File command in Linux

File Command In Linux

Files and directories are the building blocks of any Operating System like Linux; knowing what kind of file we are working with is crucial before we open or execute the wrong kind of file. You could be a developer accessing a large codebase, a system administrator troubleshooting issues, or a Linux enthusiast navigating through the beautiful terrain of the Linux ecosystem; Chances are high that you have encountered almost all of the file types there are, such as text files, executables, images, audio files, etc.

How do we distinguish between each of these file types? especially when Linux doesn’t rely on file extensions for identification!

Fret not! The Linux terminal has blessed us with a pretty nifty command-line-based tool called the ‘linux file command’. It serves as your digital sherlock, unearthing valuable information about files with simple instructions.

In this article, we will explore the Linux file command in depth, covering its syntax, options, and real-world applications. By the end of this guide, you’ll have mastered the art of file identification in Linux, making our journey through the Linux filesystem easier and more efficient.

What is file command in Linux?

The file command in Linux is used to determine the type of file we are working with. Unlike in other OSes where the file type is determined by its extension (e.g., .txt for text files, .jpg for JPEG images), Linux does not rely on file extensions to determine a file’s type. Instead, it runs a couple of tests to understand the file’s contents and it’s attributes.

So when we run the file command on a file in Linux, the command performs the following tests, which can be broadly categorized into filesystem tests, magic tests, and language tests. The first test to pass usually determines the file type.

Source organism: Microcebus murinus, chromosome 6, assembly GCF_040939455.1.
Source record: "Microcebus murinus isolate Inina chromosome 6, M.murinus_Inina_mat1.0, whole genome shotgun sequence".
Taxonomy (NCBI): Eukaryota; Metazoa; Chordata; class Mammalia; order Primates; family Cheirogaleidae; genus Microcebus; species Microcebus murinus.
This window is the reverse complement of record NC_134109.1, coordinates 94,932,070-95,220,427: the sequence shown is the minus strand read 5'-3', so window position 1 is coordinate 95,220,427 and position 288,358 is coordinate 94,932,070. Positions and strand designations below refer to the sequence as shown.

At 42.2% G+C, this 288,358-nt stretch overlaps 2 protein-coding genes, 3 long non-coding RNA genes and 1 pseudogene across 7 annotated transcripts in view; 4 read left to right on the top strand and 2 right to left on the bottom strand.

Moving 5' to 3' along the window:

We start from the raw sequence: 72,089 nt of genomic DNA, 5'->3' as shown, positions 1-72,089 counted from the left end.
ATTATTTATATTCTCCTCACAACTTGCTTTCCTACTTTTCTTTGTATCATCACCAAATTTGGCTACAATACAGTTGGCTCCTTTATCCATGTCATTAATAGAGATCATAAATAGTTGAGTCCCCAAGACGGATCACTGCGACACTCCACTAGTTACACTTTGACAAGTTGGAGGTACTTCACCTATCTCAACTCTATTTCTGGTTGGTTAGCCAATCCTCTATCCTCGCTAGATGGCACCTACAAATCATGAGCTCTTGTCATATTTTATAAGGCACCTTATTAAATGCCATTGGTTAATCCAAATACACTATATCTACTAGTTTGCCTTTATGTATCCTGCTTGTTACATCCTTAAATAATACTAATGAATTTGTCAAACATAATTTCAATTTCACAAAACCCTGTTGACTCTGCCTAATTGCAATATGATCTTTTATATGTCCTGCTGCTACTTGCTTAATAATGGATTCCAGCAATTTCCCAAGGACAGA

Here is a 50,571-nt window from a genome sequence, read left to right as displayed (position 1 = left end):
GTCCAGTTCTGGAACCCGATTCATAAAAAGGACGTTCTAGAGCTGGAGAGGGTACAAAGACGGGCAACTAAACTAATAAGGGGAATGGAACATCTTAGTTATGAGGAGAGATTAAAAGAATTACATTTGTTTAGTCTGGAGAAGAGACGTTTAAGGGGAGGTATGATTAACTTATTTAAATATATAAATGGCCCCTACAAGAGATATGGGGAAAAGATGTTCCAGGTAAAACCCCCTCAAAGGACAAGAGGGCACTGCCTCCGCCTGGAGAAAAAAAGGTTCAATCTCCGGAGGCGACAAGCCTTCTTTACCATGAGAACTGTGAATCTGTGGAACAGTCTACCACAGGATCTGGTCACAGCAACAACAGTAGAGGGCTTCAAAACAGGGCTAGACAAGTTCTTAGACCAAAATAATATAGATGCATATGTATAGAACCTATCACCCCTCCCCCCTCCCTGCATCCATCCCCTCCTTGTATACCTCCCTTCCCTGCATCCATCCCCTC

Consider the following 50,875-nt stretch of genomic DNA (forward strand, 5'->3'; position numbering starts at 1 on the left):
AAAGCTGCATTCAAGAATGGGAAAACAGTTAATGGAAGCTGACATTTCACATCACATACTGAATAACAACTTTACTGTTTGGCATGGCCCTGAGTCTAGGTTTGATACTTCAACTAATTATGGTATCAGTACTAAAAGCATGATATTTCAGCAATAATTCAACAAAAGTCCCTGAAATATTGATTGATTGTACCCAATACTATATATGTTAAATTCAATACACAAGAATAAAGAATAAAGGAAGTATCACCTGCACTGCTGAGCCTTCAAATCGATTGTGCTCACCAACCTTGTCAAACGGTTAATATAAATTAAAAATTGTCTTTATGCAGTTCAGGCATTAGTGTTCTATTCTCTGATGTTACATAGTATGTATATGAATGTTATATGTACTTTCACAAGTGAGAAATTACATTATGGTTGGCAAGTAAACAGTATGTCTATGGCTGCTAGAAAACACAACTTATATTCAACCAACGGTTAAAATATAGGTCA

Various tests performed by the file command in linux

1. Filesystem Tests

The first thing that the file command checks are the filesystem attributes of the file. This includes:

  • File Type: Whether the file is a regular file, directory, symbolic link, socket, etc.
  • Permissions: Since permissions affect the ability to read the file.

2. Magic Tests

The magic tests are comprehensive and are based on a “magic” number, which is a unique identifier at the beginning of the file. The file command stores a database of these magic numbers and their corresponding file types.

Here’s what it does:

  • Magic Number: Reads the first few bytes of the file to identify this unique identifier.
  • File Header: Some files have specific headers that help in identification.
  • Binary Patterns: For executable or compiled files, specific binary patterns can be indicative of the file type.

The magic tests are quite reliable for identifying file types like images, executables, and more.

3. Language Tests

If the file in question doesn’t pass the magic tests, the file command then moves on to language tests. These are particularly useful for text files. The command will check the following,

  • Character Encoding: Determine the character set used in the file, such as ASCII, UTF-8, etc.
  • Text Patterns: Look for specific text patterns that might indicate a scripting language like Python, Perl, or a markup language like HTML.
  • Line Endings: The type of line endings (CR, LF, CRLF) can sometimes also be a clue, especially to distinguish between Unix and Windows text files.

These tests are highly-useful for text-based files like scripts or documents.